Crowd urges Buffalo Grove to raise Pride flag
One day after Buffalo Grove celebrated its Pride drive, a crowd of LGBTQ supporters showed up at village hall.
But they weren't there to celebrate. They gathered to protest the village's denial of Buffalo Grove resident and Pride Drive organizer Carolyn Pinta's request that the village hoist the Pride flag at village hall.
On Monday, about 40 people showed up outside and later went inside to speak at the village board's committee of the whole meeting.
Although several, including students from Stevenson High School, expressed their support for the flag, the board did not respond. Village President Beverly Sussman said the board could not respond to a matter that wasn't on the agenda.
Sussman expressed appreciation for the comments, saying "Buffalo Grove embraces and celebrates its diverse residents.
She added, though, that "the village's current practice for the flags flying on the flagpole has been reserved for the United States flag, the state of Illinois flag, and the Buffalo Grove flag."
Allison Frank, a lesbian Stevenson High School student said she noticed while driving Sunday that every lamppost and statue has a Pride flag in Chicago's Lakeview community,
She said Buffalo Grove's flying of the flag would provide a sense of reassurance to those who fear their civil rights will be curtailed.
At an earlier village board meeting, trustees passed a proclamation in support of Pride Month.
But the village would not raise the flag, based on a legal opinion that it might open the door to hate groups making a similar request.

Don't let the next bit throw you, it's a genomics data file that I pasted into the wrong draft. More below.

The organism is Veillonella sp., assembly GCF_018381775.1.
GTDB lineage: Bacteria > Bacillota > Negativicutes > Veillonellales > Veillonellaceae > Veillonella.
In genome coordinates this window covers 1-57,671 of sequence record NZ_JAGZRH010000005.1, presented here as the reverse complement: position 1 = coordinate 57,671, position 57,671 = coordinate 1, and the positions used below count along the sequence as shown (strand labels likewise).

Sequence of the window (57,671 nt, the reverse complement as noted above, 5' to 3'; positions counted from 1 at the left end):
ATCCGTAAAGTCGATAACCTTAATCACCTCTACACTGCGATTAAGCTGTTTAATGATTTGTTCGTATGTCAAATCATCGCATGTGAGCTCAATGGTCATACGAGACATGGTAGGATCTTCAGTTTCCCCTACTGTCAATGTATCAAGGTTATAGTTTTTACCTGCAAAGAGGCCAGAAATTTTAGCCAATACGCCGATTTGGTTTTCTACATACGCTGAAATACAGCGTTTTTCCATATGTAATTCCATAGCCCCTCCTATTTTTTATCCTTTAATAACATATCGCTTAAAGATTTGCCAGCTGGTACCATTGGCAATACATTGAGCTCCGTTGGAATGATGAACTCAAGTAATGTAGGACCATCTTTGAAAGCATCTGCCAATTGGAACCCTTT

Pinta, who initially made the request in January, said she was told that it would invite Nazis.
She said she was willing to take the proclamation at face value, adding, "I do believe that they are good people, and I do believe that they mean well, and I would have been satisfied for the one year."
But, she said, "I want to know how all these other villages are doing it and they're not."
"I would be willing to say that Northbrook even has a bigger Jewish population that (would be) worried about any Nazi intervention, and they didn't think anything about it," she said.
Lily Levitt, a 13-year-old student in Pinta's Spanish class at Twin Groves Middle School, was among those gathered outside village hall.
Of flying the flag, she said, "I think it's a pretty easy task to do, and I don't see why they wouldn't."
Also in the group was Avon Township Clerk Kristal Larson, the first elected transgender official in Lake County.
"There are federal proclamations, a statewide proclamation, the county has adopted it and flown the flag. Waukegan, Volo, Hawthorn Woods, Vernon Township, of which Buffalo Grove is part of, Avon Township, and numbers of other municipalities are all doing this. There are no legal barriers to doing this," Larson said.
Avon Township will be raising the flag June 18-22 in recognition of the Round Lake/Grayslake Pride Drive.
Wheeling resident Diane Ostrowski criticized Buffalo Grove for not showing more support for the LGBTQ community.
"It's like we're taking these little steps, when in fact there is the opportunity here to really embrace what Carolyn has put in place. And I don't understand why," Ostrowski said. "The flag is one additional piece of that. Why is that not OK?"